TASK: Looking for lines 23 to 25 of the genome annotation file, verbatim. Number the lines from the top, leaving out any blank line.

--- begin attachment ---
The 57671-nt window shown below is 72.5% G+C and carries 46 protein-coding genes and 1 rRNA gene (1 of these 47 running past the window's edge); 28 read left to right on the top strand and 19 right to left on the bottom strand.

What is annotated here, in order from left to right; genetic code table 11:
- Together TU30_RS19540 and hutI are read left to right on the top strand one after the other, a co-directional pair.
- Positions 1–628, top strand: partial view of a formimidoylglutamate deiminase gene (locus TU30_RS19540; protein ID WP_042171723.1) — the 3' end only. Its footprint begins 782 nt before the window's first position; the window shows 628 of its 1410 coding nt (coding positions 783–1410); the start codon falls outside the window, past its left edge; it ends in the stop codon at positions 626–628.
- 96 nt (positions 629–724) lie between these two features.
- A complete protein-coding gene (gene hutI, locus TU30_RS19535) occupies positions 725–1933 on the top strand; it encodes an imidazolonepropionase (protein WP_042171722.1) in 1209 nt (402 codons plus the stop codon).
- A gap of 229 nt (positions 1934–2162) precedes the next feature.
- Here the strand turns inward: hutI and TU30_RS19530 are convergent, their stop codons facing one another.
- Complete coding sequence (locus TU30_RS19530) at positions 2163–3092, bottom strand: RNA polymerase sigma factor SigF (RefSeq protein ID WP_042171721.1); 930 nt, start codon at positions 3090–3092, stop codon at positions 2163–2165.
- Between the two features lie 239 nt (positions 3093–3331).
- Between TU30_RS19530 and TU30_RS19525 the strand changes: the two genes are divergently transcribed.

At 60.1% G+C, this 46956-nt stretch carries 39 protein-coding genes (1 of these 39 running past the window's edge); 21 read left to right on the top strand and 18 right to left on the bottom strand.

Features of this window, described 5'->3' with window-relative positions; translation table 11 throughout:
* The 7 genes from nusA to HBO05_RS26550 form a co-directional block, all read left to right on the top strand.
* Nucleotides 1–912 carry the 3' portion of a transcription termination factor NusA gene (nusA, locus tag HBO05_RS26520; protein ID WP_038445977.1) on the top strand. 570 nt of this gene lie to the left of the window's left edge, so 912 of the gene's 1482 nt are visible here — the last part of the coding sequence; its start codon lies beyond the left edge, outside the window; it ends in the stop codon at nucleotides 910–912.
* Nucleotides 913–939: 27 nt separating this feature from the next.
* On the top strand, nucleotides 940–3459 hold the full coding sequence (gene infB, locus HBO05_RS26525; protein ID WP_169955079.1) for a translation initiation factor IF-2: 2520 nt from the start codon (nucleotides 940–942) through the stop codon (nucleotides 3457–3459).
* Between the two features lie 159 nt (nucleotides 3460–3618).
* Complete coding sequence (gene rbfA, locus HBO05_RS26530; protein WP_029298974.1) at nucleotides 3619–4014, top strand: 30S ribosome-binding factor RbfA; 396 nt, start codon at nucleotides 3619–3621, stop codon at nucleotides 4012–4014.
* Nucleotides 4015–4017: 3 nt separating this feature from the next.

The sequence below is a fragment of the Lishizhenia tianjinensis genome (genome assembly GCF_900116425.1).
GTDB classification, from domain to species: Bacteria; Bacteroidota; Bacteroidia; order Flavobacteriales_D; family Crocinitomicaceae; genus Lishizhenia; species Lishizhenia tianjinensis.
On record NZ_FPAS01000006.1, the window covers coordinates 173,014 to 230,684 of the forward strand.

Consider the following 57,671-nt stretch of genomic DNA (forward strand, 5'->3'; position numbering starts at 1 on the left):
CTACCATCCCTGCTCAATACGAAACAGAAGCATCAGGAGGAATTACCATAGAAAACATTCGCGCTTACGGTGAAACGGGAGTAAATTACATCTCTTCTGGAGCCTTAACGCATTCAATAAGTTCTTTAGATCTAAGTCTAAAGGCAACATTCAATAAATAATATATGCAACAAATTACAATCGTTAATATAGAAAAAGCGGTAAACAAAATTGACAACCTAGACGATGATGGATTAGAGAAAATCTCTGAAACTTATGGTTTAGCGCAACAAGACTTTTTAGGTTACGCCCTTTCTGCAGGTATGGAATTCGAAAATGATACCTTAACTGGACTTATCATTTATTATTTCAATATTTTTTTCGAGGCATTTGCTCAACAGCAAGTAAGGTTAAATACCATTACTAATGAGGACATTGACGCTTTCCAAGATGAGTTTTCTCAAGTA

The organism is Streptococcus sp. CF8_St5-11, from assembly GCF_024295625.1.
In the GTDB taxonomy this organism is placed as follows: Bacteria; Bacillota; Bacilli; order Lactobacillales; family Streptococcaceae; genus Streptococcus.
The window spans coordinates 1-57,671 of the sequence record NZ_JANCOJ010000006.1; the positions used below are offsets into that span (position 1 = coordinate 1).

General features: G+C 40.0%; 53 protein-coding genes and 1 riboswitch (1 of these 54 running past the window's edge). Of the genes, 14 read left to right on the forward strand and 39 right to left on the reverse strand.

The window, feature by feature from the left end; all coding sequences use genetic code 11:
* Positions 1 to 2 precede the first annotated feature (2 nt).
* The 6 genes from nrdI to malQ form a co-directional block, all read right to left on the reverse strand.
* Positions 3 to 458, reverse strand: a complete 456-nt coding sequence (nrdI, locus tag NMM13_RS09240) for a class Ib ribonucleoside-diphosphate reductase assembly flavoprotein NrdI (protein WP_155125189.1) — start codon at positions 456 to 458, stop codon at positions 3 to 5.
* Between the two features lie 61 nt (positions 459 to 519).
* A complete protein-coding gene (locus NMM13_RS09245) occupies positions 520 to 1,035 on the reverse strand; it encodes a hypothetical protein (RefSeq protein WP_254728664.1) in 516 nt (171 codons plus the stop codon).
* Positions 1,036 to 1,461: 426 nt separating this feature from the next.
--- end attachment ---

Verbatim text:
On record NZ_FPAS01000006.1, the window covers coordinates 173,014 to 230,684 of the forward strand.

Consider the following 57,671-nt stretch of genomic DNA (forward strand, 5'->3'; position numbering starts at 1 on the left):
CTACCATCCCTGCTCAATACGAAACAGAAGCATCAGGAGGAATTACCATAGAAAACATTCGCGCTTACGGTGAAACGGGAGTAAATTACATCTCTTCTGGAGCCTTAACGCATTCAATAAGTTCTTTAGATCTAAGTCTAAAGGCAACATTCAATAAATAATATATGCAACAAATTACAATCGTTAATATAGAAAAAGCGGTAAACAAAATTGACAACCTAGACGATGATGGATTAGAGAAAATCTCTGAAACTTATGGTTTAGCGCAACAAGACTTTTTAGGTTACGCCCTTTCTGCAGGTATGGAATTCGAAAATGATACCTTAACTGGACTTATCATTTATTATTTCAATATTTTTTTCGAGGCATTTGCTCAACAGCAAGTAAGGTTAAATACCATTACTAATGAGGACATTGACGCTTTCCAAGATGAGTTTTCTCAAGTA